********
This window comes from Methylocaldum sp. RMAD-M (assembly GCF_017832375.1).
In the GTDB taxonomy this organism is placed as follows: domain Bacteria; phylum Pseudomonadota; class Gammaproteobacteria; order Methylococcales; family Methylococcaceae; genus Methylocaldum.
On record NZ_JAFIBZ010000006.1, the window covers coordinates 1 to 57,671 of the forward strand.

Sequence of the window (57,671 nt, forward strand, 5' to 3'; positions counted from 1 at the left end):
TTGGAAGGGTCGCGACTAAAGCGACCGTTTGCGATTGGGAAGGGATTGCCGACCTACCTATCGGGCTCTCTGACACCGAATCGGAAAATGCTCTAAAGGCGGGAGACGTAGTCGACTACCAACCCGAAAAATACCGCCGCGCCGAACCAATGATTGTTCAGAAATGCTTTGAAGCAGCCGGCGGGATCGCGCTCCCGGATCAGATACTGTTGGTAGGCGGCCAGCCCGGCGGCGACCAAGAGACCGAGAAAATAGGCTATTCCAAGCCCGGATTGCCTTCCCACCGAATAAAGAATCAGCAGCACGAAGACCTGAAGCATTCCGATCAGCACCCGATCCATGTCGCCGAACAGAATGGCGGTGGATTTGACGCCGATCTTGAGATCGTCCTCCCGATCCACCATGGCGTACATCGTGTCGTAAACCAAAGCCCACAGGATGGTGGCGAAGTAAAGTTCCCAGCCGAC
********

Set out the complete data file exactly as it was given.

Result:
This window comes from Methylocaldum sp. RMAD-M (assembly GCF_017832375.1).
In the GTDB taxonomy this organism is placed as follows: domain Bacteria; phylum Pseudomonadota; class Gammaproteobacteria; order Methylococcales; family Methylococcaceae; genus Methylocaldum.
On record NZ_JAFIBZ010000006.1, the window covers coordinates 1 to 57,671 of the forward strand.

Sequence of the window (57,671 nt, forward strand, 5' to 3'; positions counted from 1 at the left end):
TTGGAAGGGTCGCGACTAAAGCGACCGTTTGCGATTGGGAAGGGATTGCCGACCTACCTATCGGGCTCTCTGACACCGAATCGGAAAATGCTCTAAAGGCGGGAGACGTAGTCGACTACCAACCCGAAAAATACCGCCGCGCCGAACCAATGATTGTTCAGAAATGCTTTGAAGCAGCCGGCGGGATCGCGCTCCCGGATCAGATACTGTTGGTAGGCGGCCAGCCCGGCGGCGACCAAGAGACCGAGAAAATAGGCTATTCCAAGCCCGGATTGCCTTCCCACCGAATAAAGAATCAGCAGCACGAAGACCTGAAGCATTCCGATCAGCACCCGATCCATGTCGCCGAACAGAATGGCGGTGGATTTGACGCCGATCTTGAGATCGTCCTCCCGATCCACCATGGCGTACATCGTGTCGTAAACCAAAGCCCACAGGATGGTGGCGAAGTAAAGTTCCCAGCCGAC